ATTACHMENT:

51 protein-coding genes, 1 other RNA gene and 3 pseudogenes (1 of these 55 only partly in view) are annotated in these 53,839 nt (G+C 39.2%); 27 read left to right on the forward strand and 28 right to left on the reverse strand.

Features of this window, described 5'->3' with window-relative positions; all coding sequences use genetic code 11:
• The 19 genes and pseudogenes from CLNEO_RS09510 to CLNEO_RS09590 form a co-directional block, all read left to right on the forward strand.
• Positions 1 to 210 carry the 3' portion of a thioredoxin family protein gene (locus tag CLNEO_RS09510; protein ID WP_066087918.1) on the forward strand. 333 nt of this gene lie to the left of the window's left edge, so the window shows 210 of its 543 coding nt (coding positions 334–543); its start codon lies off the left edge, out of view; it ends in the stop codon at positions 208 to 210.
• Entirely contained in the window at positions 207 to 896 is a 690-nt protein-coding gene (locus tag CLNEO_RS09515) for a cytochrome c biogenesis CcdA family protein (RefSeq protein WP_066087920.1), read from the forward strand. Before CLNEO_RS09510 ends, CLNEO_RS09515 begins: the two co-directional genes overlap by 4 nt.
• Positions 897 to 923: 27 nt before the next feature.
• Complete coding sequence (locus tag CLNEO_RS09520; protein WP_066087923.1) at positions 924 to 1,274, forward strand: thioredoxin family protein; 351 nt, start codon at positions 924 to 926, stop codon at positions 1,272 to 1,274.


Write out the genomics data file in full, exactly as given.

51 protein-coding genes, 1 other RNA gene and 3 pseudogenes (1 of these 55 only partly in view) are annotated in these 53,839 nt (G+C 39.2%); 27 read left to right on the forward strand and 28 right to left on the reverse strand.

Features of this window, described 5'->3' with window-relative positions; all coding sequences use genetic code 11:
• The 19 genes and pseudogenes from CLNEO_RS09510 to CLNEO_RS09590 form a co-directional block, all read left to right on the forward strand.
• Positions 1 to 210 carry the 3' portion of a thioredoxin family protein gene (locus tag CLNEO_RS09510; protein ID WP_066087918.1) on the forward strand. 333 nt of this gene lie to the left of the window's left edge, so the window shows 210 of its 543 coding nt (coding positions 334–543); its start codon lies off the left edge, out of view; it ends in the stop codon at positions 208 to 210.
• Entirely contained in the window at positions 207 to 896 is a 690-nt protein-coding gene (locus tag CLNEO_RS09515) for a cytochrome c biogenesis CcdA family protein (RefSeq protein WP_066087920.1), read from the forward strand. Before CLNEO_RS09510 ends, CLNEO_RS09515 begins: the two co-directional genes overlap by 4 nt.
• Positions 897 to 923: 27 nt before the next feature.
• Complete coding sequence (locus tag CLNEO_RS09520; protein WP_066087923.1) at positions 924 to 1,274, forward strand: thioredoxin family protein; 351 nt, start codon at positions 924 to 926, stop codon at positions 1,272 to 1,274.